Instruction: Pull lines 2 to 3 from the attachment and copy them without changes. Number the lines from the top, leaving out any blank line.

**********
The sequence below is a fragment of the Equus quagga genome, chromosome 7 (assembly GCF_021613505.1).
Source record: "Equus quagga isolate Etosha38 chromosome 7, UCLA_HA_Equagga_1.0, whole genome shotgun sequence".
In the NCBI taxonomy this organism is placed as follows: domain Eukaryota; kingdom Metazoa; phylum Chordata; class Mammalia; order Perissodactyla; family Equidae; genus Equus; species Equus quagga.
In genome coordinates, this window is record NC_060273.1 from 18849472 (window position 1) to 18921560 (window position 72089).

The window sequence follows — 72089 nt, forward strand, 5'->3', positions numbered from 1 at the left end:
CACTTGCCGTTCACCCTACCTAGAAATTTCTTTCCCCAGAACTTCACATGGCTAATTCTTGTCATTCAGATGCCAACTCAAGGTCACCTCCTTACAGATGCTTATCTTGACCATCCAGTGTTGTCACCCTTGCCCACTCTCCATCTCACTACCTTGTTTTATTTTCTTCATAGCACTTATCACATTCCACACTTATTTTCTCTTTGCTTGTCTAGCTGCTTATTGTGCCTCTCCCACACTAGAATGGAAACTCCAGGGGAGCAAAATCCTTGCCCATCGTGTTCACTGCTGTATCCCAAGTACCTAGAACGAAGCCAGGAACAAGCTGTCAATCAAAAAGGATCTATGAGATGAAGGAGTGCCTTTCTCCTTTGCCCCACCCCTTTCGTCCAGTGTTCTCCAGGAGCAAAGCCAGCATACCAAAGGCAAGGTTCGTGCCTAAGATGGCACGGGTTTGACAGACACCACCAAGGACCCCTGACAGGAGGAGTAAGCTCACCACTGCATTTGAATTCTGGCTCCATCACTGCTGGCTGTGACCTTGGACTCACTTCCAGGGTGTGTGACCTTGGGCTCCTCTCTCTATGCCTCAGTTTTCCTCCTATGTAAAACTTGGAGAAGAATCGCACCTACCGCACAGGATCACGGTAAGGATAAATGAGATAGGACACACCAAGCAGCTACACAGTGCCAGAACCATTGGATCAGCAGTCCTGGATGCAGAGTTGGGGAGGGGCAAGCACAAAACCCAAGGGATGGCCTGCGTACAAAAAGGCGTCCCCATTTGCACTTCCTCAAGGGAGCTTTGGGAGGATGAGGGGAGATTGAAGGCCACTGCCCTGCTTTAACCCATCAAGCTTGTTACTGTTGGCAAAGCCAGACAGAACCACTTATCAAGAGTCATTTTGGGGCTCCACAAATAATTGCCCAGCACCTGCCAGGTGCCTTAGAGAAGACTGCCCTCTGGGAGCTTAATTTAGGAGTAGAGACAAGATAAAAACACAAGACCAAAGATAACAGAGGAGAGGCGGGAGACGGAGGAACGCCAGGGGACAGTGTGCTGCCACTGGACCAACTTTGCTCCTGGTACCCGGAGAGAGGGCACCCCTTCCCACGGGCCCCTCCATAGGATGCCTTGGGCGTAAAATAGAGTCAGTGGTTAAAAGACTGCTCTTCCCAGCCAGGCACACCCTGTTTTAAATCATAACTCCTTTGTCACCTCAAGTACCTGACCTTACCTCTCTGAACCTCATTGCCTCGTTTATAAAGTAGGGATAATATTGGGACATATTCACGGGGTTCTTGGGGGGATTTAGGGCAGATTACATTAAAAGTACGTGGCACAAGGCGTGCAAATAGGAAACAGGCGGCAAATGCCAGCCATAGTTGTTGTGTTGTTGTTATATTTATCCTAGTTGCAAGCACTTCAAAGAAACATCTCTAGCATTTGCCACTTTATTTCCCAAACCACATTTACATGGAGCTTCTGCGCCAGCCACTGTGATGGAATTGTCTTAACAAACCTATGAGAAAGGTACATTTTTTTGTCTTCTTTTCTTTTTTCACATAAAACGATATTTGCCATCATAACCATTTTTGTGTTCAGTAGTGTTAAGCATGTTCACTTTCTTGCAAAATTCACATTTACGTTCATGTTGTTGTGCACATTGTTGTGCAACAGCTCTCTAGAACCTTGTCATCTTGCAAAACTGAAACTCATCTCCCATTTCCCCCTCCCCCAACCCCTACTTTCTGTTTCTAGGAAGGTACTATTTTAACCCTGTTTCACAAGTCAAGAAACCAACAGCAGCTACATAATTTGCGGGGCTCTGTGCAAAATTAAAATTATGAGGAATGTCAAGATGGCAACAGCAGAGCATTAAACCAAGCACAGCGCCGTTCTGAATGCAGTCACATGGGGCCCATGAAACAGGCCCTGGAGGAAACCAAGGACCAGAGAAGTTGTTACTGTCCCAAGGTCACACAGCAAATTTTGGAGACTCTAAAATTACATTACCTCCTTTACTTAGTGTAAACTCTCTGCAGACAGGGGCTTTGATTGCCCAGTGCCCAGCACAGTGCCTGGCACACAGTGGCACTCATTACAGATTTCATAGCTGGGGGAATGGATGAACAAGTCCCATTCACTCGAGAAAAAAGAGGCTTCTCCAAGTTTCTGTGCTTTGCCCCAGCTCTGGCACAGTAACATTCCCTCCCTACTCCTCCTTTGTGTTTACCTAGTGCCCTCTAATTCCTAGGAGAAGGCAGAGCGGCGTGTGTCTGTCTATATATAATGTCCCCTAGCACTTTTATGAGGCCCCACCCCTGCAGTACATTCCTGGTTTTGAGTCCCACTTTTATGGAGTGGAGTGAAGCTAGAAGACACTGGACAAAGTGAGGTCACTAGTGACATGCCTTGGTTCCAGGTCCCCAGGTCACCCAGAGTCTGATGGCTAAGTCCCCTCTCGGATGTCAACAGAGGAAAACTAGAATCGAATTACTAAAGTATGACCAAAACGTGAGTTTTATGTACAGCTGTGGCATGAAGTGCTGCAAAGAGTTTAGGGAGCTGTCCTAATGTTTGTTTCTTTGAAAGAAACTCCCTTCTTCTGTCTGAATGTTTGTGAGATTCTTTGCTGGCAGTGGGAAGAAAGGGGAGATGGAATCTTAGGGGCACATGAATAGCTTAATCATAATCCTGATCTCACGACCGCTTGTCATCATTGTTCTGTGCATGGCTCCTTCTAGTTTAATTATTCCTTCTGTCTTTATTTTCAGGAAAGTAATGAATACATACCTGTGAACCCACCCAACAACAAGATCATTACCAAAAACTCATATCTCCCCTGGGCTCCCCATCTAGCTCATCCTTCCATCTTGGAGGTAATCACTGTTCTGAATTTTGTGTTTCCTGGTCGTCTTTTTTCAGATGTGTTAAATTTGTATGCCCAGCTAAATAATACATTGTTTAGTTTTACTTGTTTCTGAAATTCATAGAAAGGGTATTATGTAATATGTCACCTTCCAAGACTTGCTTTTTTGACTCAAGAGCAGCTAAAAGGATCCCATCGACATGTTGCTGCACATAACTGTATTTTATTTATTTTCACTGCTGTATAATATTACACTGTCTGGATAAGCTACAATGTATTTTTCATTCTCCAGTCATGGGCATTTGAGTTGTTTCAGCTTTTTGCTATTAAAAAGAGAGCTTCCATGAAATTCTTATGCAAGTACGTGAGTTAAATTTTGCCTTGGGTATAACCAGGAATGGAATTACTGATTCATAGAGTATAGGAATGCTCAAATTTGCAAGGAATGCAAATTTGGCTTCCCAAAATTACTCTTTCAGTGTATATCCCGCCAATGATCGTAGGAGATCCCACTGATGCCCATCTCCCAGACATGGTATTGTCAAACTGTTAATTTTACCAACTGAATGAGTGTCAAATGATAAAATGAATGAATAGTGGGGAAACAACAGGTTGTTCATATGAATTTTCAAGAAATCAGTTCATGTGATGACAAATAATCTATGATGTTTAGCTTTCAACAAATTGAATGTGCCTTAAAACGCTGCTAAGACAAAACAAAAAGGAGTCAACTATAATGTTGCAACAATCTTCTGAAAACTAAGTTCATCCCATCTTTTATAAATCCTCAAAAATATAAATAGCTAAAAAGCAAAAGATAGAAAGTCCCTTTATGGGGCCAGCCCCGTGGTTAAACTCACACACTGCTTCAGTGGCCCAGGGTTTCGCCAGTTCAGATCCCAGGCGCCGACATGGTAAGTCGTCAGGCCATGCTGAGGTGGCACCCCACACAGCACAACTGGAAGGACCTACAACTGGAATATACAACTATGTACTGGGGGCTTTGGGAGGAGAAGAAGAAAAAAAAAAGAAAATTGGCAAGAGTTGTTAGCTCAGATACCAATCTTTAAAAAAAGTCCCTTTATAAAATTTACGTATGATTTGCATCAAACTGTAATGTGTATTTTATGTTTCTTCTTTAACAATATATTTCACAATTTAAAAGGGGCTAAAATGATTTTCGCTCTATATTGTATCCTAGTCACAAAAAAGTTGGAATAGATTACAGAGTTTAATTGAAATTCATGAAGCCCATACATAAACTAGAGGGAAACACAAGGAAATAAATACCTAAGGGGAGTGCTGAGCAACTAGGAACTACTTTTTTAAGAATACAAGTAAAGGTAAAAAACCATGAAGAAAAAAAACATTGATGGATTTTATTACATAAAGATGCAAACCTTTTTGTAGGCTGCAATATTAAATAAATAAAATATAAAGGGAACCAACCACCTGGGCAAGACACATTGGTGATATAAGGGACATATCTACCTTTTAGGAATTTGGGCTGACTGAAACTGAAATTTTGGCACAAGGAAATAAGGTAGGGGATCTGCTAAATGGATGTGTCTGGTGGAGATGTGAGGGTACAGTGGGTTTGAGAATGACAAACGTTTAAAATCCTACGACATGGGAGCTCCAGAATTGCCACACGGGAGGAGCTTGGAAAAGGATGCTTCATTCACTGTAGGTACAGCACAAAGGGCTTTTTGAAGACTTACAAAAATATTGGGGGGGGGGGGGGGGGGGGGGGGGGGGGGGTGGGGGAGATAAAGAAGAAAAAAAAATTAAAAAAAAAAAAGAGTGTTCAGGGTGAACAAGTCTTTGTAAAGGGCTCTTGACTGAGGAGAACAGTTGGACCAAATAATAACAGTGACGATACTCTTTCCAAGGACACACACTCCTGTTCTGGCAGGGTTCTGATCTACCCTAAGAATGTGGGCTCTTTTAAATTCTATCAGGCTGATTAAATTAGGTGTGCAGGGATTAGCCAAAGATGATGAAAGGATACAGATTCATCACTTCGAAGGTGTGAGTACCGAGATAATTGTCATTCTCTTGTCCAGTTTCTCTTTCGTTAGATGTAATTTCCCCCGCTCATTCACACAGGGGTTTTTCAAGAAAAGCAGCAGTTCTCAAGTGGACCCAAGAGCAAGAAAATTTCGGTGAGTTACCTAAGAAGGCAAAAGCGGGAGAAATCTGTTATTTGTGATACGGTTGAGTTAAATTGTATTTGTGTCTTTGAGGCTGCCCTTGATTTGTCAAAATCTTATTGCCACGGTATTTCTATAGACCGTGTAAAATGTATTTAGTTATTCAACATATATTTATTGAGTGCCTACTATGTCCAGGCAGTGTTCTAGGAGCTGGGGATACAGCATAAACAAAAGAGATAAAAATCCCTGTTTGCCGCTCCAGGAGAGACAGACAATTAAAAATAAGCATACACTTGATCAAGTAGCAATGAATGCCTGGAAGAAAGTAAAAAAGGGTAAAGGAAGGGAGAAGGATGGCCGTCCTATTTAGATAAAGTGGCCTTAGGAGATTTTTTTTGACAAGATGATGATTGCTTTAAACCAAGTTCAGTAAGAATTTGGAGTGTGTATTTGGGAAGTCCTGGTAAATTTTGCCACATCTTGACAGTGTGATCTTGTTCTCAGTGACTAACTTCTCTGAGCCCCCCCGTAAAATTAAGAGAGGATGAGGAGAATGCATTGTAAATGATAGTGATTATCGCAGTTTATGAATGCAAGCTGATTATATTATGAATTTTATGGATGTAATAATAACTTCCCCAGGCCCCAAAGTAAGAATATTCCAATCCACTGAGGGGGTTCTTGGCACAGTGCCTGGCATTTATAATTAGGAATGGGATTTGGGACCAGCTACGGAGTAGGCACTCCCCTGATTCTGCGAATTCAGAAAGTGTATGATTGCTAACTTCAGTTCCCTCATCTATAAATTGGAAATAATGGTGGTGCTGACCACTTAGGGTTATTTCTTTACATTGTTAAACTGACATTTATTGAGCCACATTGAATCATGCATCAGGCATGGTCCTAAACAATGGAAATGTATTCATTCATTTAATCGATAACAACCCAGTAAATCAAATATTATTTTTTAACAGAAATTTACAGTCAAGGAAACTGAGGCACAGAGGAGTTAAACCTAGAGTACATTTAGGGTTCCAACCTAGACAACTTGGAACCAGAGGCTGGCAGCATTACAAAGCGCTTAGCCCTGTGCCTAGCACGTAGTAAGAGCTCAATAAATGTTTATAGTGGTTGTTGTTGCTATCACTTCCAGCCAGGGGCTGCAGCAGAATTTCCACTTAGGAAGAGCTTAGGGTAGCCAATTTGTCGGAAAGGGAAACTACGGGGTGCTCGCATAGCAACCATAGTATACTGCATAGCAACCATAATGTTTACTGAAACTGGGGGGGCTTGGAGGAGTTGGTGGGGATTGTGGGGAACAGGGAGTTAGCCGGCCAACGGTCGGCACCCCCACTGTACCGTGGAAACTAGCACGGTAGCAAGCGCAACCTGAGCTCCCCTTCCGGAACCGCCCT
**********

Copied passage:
Source record: "Equus quagga isolate Etosha38 chromosome 7, UCLA_HA_Equagga_1.0, whole genome shotgun sequence".
In the NCBI taxonomy this organism is placed as follows: domain Eukaryota; kingdom Metazoa; phylum Chordata; class Mammalia; order Perissodactyla; family Equidae; genus Equus; species Equus quagga.